Many of you know that I’ll be going on vacation next week, but I thought I would squeeze in one more Delta post today. Next Tuesday through Friday, I’ll have guests posts ready for you and then we’ll get back to Delta again the following week.
Today, let’s start with the mammoth Delta TechOps maintenance facility. With 63 acres, this place now serves 150 airlines worldwide. My question was simple. How could an airline which outsources some maintenance to other countries create a growing, profitable maintenance business inside the US as well? The answer actually makes a lot of sense.
I first met with Tony Charaf, President of Delta TechOps. Tony told me how the Northwest merger had brought the airline the capability to work on Airbus aircraft, and that meant Delta could now service most of the world’s fleet. While Northwest had worked to outsource nearly all its maintenance, Delta has gone the other way and has built a strong business. But how does that work when it’s generally so much cheaper for other airlines to outsource to countries with lower labor costs? This requires a deeper view of what is actually involved in maintenance. Delta has decided to build a highly-skilled technical workforce that focuses on the more complex and niche-market tasks.
I was taken through the maze that makes up the airline’s engine shop. Delta mechanics overhaul around 600 engines per year. I saw a very active shop working on all kinds of different engines from airlines around the world. For this kind of maintenance, Delta does nearly all of the work on its own fleet in-house. What doesn’t it do? Some engines are on such a small fleet that it makes little sense to do it themselves. For example, Delta doesn’t do the engines that power its small 767-400 fleet.
Why not just do the work on a small fleet as well? It’s incredibly expensive. And that’s one reason Delta’s in this business at all. Starting an engine shop requires a very serious amount of capital, a high barrier-to-entry that makes the business even more attractive for existing organizations. But even some engines don’t make sense.
On my tour, I was handed a small piece of metal to review. It looked like junk, but it alone was worth about $20,000. Like I said, a lot of money is required and a very skilled workforce is as well. Because of these things, the engine business actually has a much larger margin than the airframe business. It’s some of that airframe business that Delta does outsource for its own fleet.
Maybe I should back up and explain what an airframe business is. Airplanes are required to go through certain checks during their lives. You check for problems that might be lurking under the surface, like corrosion. The heavier checks can take a couple weeks, but these are not nearly as skilled as the engine work, so Tony explained that Delta outsources some of that to make room for additional high-margin engine work.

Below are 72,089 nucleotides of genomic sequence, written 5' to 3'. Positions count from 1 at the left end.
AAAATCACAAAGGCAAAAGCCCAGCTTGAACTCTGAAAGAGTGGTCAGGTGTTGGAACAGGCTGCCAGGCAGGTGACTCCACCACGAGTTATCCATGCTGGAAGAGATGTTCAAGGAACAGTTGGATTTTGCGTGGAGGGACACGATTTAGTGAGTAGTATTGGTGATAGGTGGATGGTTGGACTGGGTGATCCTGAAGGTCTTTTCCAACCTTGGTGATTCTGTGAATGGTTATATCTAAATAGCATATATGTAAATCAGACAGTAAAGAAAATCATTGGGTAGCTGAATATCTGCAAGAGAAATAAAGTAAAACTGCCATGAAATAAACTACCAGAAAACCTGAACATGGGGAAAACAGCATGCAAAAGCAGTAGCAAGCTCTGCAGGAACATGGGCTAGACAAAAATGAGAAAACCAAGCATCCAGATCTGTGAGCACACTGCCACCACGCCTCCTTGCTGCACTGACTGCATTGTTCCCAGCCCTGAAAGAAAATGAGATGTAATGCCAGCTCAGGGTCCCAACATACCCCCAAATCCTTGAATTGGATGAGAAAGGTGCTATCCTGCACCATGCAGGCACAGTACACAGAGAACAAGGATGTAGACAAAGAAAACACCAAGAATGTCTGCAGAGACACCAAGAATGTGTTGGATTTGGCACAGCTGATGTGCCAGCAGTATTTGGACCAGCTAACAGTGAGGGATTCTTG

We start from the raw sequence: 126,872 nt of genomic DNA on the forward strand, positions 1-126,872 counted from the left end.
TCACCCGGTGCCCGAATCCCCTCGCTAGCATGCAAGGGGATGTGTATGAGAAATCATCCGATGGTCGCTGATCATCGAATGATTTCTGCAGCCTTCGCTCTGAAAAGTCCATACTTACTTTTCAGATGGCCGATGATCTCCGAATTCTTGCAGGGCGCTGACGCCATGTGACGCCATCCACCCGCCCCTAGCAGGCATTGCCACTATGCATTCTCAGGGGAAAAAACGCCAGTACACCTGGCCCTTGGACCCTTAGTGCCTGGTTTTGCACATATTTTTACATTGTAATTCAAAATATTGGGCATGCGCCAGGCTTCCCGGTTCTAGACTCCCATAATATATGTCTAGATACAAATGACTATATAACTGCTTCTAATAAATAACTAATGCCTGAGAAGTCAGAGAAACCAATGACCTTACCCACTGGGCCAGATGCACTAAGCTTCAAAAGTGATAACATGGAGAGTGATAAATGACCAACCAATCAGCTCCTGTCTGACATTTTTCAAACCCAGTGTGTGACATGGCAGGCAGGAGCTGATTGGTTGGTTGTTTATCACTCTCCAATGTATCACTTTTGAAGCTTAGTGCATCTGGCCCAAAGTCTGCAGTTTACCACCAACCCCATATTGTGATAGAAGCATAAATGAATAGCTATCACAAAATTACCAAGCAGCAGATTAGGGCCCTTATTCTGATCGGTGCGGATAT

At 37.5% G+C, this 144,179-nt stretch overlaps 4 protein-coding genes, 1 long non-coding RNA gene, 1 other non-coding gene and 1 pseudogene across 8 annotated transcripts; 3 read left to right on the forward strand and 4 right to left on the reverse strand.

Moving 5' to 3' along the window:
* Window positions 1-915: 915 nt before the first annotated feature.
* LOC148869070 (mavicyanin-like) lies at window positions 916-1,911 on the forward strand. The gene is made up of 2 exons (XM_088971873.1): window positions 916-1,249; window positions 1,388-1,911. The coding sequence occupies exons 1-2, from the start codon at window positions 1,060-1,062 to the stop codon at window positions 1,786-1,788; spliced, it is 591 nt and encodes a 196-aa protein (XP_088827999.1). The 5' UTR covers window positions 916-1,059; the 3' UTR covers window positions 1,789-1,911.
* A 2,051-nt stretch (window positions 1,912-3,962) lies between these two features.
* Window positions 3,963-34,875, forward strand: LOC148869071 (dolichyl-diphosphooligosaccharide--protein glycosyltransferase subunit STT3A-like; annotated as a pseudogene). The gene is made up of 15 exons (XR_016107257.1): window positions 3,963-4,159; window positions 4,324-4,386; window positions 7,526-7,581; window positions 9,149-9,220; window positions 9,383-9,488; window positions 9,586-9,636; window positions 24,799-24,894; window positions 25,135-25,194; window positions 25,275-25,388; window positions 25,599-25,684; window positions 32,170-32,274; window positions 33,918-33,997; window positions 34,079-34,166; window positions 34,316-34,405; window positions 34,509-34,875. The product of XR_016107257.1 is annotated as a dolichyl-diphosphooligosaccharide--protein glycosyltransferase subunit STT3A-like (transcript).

I asked why Tony wouldn’t just do it all in-house. Why not grow the business further? The airframe margins are apparently razor-thin and it’s too hard for Delta to compete with places that have lower labor costs. The lower barriers to entry mean it’s just not a great business for Delta.
But Delta does do some airframe work, and it focuses on specialized work there as well. For example, while I was there I saw a LAN 767 getting retro-fitted with winglets. Delta has so much experience doing that work that it can do it very quickly compared to others who haven’t done as many. And while the airplane is there, Delta can do regular airframe checks as well. You’ll also see Delta doing specialized work on things like the landing gear and auxiliary power units.
Delta even has some reciprocal agreements. Aeromexico, for instance, will do some airframe work on Delta’s fleet while Delta does the engine work for Aeromexico. It’s a strategy that has been working.
The result is, as mentioned, 150 customers around the world. And that’s just the beginning. Tony said that beyond Atlanta, Delta expects its maintenance facility in Minneapolis to get governmental approval to do work for other carriers by the end of the this year. Detroit will follow in 2011.
This strategy, now working, has taken some time to refine. The IT integration was critical and took up a great deal of time. Now that the dust has settled and the business is growing and profitable, things are humming along.
Tony explained that success can be described this way.
We have succeeded in this organization by taking our strategy on the second floor [the offices] and building buy-in on the first floor [the shop floor].
It sounds like management fluff, right? But it is true. And it’s also pretty easy to achieve when you have a growing, profitable business that pays good wages. Then everyone’s happy. So for now, things are working out quite nicely.